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Date Published: 4/15/1996
www.ctheory.net/articles.aspx?id=13
Arthur and Marilouise Kroker, Editors

30 Cyber-Days in San Francisco 1.1

Yahoo! Capitalism

Arthur and Marilouise Kroker

Yahoo! goes public and its share value zooms to $1.2 billion in a single day. Touted as one of the big "concept buys" of the 90s, Yahoo!, like Netscape before it, has no real value, only virtual value. And in the age of Web economy and digital production and multi-media culture and data infotainment and convergence among the vector giants of the new world of global telecommunications, the only value in play is virtual value. Psychological perception is everything: virtual value means that things have value only in relation to the speed of their own disappearance. No longer symbolic capital or scarcity capital, virtual value is about money in its purely mathematical stage as a global vector, gathering speed and momentum only in relation to the end of value itself.

And why? Because pan-capitalism has finally entered the age of virtual money. Exiting the society of consumption, refusing the reality constraints of information culture, and certainly leaving behind the scarcity values of industrial economy, pan-capitalism has gone over fully to the side of virtual exchange-value. Virtual exchange-value is time after money, when value goes supernova and in a final brilliant implosion breaks the referential link between value and production, code and solvency-principle, use-value and exchange-value. Time after money is neither about use nor exchange, but represents the end of utility and the eclipse of exchange. Today, economic vectors acquire value only to the extent that they implode beyond the inertial weight of use-value, and go terminal on the question of value in exchange. Vector economy - the post-production economy of time after money - is allergic to usefulness and hostile to exchange. Time after money wants only its own death. It wants to witness the disappearance of money into literature, to be present when pan-capitalism finally goes parodic, when capitalism becomes a satirist of its own exhaustion of value.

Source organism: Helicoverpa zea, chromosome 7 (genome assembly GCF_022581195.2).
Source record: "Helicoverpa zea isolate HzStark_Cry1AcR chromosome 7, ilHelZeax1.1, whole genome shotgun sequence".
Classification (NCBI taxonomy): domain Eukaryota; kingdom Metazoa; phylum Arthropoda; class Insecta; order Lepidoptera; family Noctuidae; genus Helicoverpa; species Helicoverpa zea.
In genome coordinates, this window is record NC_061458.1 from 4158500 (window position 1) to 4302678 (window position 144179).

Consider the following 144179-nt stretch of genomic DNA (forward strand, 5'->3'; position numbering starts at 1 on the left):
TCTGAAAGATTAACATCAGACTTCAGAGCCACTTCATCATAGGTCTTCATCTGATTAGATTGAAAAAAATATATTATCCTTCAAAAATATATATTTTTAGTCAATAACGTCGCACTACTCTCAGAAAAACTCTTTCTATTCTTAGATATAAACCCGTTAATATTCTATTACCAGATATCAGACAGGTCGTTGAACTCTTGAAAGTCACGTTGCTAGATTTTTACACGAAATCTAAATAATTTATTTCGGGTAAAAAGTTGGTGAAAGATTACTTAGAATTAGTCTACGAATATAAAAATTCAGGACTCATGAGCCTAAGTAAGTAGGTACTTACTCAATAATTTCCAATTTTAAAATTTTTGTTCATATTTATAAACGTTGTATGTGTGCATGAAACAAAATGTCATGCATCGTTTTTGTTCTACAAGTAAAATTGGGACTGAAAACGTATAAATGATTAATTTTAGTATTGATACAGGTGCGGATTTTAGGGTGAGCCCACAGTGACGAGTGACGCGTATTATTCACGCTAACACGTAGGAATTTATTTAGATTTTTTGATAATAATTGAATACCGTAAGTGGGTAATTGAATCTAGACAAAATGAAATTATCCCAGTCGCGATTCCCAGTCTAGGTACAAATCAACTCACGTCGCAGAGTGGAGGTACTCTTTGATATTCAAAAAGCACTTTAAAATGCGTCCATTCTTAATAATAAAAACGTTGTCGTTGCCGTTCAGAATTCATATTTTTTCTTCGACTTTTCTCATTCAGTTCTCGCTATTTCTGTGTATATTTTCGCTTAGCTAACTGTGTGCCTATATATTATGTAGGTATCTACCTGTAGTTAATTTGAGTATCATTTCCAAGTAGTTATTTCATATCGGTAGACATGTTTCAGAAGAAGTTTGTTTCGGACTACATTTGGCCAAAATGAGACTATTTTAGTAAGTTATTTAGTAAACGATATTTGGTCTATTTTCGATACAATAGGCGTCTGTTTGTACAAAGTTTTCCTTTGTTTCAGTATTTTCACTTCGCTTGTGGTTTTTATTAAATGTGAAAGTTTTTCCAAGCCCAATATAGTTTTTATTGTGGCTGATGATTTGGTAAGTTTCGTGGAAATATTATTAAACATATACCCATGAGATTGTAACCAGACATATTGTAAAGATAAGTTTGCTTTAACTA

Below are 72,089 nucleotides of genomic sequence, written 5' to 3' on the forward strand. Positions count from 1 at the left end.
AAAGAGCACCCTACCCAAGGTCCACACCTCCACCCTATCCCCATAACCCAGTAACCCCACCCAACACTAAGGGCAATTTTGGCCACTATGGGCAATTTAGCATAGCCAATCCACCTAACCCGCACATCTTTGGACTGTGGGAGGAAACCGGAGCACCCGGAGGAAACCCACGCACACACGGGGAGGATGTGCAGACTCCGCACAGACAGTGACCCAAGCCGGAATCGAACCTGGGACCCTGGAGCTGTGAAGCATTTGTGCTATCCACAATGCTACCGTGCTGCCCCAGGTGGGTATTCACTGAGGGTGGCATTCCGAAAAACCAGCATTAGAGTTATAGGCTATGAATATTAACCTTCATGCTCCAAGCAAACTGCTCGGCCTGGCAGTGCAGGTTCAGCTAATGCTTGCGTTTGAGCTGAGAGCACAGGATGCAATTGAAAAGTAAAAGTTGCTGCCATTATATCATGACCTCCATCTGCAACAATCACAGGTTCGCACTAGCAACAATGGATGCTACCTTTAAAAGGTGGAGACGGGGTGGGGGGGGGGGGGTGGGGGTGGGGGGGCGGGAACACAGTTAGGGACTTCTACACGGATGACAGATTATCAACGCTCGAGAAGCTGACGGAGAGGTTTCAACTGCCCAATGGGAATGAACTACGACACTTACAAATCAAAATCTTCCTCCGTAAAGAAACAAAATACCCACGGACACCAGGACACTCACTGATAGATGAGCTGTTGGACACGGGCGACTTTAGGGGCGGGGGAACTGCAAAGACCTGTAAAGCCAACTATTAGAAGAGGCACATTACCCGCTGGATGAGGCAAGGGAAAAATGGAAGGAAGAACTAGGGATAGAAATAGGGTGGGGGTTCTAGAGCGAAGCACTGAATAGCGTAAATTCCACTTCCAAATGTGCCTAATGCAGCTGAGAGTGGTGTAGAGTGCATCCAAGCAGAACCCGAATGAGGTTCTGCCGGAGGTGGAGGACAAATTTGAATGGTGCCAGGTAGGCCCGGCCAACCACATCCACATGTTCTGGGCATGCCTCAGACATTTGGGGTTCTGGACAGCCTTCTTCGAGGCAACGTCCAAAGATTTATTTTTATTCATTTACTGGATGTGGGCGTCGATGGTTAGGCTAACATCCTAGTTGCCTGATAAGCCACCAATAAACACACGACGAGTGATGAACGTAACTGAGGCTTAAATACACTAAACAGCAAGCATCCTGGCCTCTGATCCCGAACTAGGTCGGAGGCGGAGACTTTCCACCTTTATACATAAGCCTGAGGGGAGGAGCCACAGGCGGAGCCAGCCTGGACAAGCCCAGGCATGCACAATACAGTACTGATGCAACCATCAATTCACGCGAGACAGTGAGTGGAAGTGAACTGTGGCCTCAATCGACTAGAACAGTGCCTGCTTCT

Consequently, the name Yahoo!. That's capitalism as the master of ceremonies at its own worldwide financial roast where the point is to reverse value, to praise by abuse, to honor by contempt, to affirm by the joke. Yahoo! capitalism, then, for a millennial culture where money is pure virtuality, pure disappearance, pure perception, pure speed, pure death, pure mockery.

In the digital economy of vectors and speeds and slownesses, things have determinate value only in relation to the end of value. We are also living in the twilight period of time after value. Beyond (popular) consciousness, beyond (strategic) control, beyond (modernist) rationality, time after value is understandable only in terms of the ancient language of alchemy where things are interesting only to the degree that they are chimerical and effervescent and liquid. Like Yahoo!, a "search engine," without real value for a society in search of the meaning of virtual value.

Triumphant in its victory over all the old referents, from consumption and information and production to scarcity value, pan-capitalism is confident enough to play a joke on itself, and perhaps on us. Reviving the medieval tradition of the court jester, it lets us into the vernacular secret of capitalism in its (post)-symbolic stage.

Yahoo! It's time after money.

ReBoot

Or, maybe it's the opposite. Perhaps virtual capitalism can't stand its own terminal speed, begins to shudder shock at its own future as a pure vector far from the comforting shore of consumption value, and, like everybody else in the convulsive 90s, panics at the digital wildness within. That would explain the magical attraction of the name Yahoo!. A "concept buy" alright for a panic capitalism that begins to clue in to its own terminal future in time after capitalism and heads for the security of the most ancient of all referents, for the library, for a "digital search engine," as a way of making (narrative) sense of it all.

Yahoo! for prospecting digital gold.


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